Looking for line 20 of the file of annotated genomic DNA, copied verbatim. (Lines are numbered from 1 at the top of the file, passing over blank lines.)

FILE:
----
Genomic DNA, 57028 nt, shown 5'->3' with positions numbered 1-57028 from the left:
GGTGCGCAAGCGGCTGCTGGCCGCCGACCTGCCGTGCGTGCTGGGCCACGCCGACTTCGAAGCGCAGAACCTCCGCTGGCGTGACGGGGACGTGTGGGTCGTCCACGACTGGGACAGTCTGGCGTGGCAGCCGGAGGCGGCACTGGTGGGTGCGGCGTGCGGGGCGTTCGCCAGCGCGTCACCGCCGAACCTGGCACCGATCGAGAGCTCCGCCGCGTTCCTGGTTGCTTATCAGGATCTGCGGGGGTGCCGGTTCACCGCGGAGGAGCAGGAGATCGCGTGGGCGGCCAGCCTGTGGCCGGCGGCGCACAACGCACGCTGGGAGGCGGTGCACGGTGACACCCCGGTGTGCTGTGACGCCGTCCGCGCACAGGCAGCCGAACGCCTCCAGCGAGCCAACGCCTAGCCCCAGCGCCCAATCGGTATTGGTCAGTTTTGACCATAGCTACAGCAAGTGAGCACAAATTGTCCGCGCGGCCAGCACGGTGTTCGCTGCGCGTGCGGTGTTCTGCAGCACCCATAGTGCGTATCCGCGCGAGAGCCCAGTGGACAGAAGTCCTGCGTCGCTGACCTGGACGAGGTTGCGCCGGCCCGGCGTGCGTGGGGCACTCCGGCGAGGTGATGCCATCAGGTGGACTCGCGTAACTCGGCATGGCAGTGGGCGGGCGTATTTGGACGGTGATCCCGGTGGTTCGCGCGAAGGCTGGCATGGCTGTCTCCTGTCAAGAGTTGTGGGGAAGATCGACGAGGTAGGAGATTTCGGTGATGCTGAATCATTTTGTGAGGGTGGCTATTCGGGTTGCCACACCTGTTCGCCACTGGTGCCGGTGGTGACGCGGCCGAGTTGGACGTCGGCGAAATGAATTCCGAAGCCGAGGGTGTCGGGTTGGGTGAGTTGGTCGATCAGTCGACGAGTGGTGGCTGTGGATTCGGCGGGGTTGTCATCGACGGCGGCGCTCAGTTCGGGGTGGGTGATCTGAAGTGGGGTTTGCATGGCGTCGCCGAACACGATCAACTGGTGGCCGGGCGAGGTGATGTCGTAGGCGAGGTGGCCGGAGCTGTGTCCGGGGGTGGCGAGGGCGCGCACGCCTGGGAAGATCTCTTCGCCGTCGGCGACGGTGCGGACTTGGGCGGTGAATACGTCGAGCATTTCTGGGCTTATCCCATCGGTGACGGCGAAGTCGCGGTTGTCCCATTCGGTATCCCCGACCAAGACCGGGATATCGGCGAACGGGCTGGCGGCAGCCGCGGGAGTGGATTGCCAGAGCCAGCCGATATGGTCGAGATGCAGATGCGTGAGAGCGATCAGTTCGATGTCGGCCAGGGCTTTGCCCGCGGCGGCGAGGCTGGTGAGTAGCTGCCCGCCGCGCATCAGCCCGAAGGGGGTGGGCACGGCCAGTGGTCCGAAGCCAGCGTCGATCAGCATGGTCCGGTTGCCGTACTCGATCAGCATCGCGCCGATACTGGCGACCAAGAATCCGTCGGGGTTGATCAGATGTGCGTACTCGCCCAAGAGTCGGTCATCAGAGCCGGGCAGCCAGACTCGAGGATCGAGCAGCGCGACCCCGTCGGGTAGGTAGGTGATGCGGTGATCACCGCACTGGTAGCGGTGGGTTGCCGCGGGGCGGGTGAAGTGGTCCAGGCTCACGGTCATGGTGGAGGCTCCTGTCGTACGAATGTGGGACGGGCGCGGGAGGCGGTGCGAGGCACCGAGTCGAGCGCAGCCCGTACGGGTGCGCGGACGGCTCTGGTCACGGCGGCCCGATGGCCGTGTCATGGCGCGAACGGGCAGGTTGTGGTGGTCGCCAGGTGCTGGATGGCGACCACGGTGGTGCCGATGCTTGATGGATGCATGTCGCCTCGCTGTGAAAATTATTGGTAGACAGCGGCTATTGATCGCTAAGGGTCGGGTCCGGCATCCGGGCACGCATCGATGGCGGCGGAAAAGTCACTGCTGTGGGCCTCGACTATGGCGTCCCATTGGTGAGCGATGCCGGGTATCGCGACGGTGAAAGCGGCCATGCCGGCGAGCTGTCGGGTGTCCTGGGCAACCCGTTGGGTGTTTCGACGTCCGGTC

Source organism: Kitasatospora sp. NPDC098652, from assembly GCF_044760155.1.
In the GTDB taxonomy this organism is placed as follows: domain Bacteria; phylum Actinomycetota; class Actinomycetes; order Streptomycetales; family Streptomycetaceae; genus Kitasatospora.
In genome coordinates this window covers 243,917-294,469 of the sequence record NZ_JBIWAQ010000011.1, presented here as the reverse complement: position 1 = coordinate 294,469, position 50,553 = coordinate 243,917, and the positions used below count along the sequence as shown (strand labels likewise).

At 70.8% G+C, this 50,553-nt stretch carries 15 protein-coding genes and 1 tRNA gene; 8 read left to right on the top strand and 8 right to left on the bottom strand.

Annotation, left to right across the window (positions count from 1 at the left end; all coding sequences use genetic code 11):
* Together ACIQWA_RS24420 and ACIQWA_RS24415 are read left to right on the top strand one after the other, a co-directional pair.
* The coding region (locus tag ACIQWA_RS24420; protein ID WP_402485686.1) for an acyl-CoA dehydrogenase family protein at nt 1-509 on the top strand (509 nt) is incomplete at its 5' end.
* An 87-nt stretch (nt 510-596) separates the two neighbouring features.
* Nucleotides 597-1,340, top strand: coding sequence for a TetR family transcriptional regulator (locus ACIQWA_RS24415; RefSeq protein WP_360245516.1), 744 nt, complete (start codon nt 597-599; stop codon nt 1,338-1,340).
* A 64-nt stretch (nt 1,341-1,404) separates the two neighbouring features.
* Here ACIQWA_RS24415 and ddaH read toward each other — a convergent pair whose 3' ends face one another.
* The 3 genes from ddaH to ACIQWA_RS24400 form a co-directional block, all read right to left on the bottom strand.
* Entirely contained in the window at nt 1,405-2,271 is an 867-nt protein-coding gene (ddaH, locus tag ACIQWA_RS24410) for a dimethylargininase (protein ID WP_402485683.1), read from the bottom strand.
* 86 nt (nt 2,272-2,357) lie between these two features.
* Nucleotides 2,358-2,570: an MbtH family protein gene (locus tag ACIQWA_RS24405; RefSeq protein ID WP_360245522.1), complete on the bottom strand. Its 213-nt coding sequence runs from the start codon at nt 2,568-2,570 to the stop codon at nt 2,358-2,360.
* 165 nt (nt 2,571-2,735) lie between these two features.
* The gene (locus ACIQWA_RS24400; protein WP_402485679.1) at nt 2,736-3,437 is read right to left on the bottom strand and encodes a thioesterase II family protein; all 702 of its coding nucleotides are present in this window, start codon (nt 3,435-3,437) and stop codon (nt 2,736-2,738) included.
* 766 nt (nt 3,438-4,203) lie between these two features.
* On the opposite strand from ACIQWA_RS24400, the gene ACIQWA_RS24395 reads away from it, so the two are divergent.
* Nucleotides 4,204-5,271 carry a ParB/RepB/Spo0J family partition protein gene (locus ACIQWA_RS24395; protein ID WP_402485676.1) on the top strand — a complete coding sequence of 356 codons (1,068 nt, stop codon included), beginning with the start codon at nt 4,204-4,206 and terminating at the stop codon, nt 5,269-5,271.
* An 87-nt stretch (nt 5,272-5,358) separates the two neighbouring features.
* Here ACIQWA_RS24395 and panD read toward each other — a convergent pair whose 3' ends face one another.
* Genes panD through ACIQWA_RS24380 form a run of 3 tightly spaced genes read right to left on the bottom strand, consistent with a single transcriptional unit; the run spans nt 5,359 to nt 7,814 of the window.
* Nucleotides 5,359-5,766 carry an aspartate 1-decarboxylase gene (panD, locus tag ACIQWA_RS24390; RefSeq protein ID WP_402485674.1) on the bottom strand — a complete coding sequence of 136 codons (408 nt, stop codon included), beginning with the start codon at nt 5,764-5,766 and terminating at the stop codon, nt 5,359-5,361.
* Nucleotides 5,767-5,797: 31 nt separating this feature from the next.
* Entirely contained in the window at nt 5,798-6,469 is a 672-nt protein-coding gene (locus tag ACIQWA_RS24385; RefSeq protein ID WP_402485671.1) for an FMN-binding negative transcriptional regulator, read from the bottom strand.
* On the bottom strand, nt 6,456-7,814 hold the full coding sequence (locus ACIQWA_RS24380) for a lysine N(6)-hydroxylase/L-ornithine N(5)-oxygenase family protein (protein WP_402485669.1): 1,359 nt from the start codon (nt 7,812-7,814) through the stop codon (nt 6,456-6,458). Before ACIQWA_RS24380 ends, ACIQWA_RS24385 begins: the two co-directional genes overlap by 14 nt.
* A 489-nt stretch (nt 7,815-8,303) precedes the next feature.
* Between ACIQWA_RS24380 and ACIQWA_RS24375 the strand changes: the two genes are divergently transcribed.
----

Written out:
* 766 nt (nt 3,438-4,203) lie between these two features.